Deputy Chief Arcos was appointed to the Los Angeles Police Department on September 12, 1988. He worked a variety of assignments, Areas and Divisions, as a police officer, which included Rampart and Communications Divisions. His experience included Patrol, Gangs, Vice, Narcotics and Senior Lead Officer. In 1997, he was promoted to Sergeant. His supervisory assignments included Van Nuys, Northeast and Management Services Divisions. His experience included Patrol, Community Relations, Gangs, Administrative Operations, Adjutant and Assistant Watch Commander. In 2003, Deputy Chief Arcos was promoted to Lieutenant and assigned to Wilshire Area as a Watch Commander. In 2005, he was selected as the Adjutant to the Commanding Officer, Operations-Central Bureau. Later that year, he was selected to serve as a Platoon Leader assigned to Metropolitan Division. While assigned to Metropolitan Division, he served as the Platoon Leader for the A, C and K-9 Platoons. His duties included directing the activities of the platoons to impact City-wide violent crime and City-wide response to requests for K-9 searches. He was promoted to Captain on November 20, 2011, and appointed as the Olympic Area Patrol Division Commanding Officer. On September 9, 2012, he was appointed as the 77th Street Area Commanding Officer. He was promoted to Commander on August 10, 2014, and was appointed as the Assistant to the Director, Office of Administrative Services. On January 25, 2015, he was appointed as the Assistant Commanding Officer, Operations-Central Bureau. As the Assistant Commanding Officer, Operations-Central Bureau, he also served as the Department Homeless Coordinator, as well as the Department Smart Policing Coordinator. On March 6, 2016, he was appointed to Deputy Chief, and Commanding Officer, Operations-Central Bureau.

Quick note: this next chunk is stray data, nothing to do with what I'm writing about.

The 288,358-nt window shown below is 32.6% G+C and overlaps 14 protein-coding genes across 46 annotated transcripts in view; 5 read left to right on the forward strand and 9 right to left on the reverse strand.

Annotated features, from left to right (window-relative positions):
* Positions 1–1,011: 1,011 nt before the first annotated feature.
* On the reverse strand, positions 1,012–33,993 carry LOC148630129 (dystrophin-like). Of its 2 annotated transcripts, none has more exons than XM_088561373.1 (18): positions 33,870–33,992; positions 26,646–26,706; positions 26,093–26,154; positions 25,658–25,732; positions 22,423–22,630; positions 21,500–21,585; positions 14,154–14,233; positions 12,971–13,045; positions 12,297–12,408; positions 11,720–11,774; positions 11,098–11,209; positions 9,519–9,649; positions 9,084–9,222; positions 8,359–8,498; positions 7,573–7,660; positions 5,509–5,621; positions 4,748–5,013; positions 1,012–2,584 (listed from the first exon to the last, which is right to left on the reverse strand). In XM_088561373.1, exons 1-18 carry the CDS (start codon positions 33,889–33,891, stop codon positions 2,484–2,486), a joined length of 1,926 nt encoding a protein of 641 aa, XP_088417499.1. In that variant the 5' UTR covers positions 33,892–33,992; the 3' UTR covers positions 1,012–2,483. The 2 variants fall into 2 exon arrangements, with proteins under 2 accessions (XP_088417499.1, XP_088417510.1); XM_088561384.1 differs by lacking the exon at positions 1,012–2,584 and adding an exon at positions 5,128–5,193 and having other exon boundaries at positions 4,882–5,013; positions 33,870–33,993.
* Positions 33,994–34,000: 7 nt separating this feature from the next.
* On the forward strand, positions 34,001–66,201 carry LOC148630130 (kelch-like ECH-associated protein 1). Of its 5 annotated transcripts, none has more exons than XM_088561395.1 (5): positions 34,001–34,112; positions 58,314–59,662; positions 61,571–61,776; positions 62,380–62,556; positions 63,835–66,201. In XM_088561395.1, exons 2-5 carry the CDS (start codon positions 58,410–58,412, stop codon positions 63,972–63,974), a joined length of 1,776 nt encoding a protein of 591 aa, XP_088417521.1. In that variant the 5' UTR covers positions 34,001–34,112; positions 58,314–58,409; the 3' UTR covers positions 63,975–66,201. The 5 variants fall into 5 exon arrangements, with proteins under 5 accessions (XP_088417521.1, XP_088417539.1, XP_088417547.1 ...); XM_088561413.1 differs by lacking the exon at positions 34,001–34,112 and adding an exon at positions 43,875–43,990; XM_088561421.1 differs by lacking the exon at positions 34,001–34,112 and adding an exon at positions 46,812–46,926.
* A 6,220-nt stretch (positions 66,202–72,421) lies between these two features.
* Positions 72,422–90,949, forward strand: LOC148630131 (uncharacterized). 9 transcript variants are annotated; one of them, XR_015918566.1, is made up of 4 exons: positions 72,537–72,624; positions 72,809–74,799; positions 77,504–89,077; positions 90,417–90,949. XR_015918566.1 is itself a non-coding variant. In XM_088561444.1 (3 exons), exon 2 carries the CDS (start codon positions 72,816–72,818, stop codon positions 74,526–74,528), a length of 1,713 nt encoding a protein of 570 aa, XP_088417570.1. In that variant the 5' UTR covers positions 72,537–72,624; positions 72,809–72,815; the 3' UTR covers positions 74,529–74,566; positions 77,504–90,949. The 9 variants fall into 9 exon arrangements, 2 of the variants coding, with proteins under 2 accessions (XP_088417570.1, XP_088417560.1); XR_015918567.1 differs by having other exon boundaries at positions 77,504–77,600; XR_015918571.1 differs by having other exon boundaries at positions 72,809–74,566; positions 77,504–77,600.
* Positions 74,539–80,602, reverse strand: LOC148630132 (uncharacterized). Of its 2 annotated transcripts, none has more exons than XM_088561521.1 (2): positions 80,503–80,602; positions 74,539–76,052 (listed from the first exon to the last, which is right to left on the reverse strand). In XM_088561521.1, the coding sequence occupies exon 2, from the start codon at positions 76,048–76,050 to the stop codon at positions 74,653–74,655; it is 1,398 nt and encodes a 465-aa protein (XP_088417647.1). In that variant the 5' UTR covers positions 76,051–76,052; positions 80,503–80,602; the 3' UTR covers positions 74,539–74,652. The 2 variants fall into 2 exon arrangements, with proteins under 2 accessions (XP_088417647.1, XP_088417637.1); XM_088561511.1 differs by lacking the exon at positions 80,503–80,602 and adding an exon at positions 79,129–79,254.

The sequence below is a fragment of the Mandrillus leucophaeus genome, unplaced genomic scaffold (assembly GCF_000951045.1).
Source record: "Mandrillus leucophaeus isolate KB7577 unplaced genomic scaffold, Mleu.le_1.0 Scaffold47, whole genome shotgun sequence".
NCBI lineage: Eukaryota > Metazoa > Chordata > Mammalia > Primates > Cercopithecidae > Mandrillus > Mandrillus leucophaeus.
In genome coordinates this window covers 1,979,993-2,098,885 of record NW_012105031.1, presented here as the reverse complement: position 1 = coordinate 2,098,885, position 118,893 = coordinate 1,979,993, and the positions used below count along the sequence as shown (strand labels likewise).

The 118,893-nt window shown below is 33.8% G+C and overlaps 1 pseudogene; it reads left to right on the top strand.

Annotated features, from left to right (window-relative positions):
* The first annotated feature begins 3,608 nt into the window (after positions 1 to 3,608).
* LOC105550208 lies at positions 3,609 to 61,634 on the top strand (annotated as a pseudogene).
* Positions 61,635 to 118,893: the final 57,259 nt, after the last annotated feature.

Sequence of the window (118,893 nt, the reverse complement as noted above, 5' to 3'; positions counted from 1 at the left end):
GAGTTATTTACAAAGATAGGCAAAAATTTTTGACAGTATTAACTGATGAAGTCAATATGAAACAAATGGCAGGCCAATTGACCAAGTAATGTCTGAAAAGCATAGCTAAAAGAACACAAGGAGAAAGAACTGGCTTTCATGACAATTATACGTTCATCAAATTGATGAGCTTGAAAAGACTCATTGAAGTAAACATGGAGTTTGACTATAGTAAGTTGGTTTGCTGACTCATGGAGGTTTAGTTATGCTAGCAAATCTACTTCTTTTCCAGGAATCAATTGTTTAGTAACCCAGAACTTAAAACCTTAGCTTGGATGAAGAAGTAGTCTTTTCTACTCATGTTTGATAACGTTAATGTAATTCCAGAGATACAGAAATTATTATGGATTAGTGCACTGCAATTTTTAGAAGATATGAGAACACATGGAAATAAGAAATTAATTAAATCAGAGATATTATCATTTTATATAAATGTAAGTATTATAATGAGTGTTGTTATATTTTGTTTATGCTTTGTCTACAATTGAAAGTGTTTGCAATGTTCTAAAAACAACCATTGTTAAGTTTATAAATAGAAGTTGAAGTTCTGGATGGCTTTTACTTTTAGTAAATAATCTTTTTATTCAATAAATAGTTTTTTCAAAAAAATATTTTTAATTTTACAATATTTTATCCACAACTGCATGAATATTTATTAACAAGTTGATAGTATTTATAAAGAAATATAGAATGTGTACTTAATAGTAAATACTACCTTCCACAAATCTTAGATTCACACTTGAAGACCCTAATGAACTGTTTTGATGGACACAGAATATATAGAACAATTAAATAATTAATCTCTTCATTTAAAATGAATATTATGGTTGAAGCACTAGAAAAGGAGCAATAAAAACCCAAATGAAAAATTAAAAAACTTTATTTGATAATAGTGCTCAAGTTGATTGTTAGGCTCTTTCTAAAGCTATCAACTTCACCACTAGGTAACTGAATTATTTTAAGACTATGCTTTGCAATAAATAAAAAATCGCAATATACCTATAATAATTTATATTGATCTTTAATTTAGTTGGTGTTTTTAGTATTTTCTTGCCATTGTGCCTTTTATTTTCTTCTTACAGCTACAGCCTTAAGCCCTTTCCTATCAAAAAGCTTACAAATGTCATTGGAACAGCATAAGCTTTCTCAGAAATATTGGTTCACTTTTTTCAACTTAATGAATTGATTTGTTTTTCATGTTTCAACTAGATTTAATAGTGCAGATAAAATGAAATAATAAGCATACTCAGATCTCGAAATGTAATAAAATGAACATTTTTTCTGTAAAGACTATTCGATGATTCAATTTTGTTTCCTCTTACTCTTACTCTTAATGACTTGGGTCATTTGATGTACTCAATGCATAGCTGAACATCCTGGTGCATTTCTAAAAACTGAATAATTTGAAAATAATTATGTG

Deputy Chief Arcos has been the recipient of numerous internal and external commendations, and was twice awarded the Meritorious Unit Citation. Deputy Chief Arcos has graduated from the Sherman Block Supervisory Leadership Institute, the West Point Leadership Development Program, the FBI National Academy–Session 225, and the Senior Management Institute for Police–Session 58.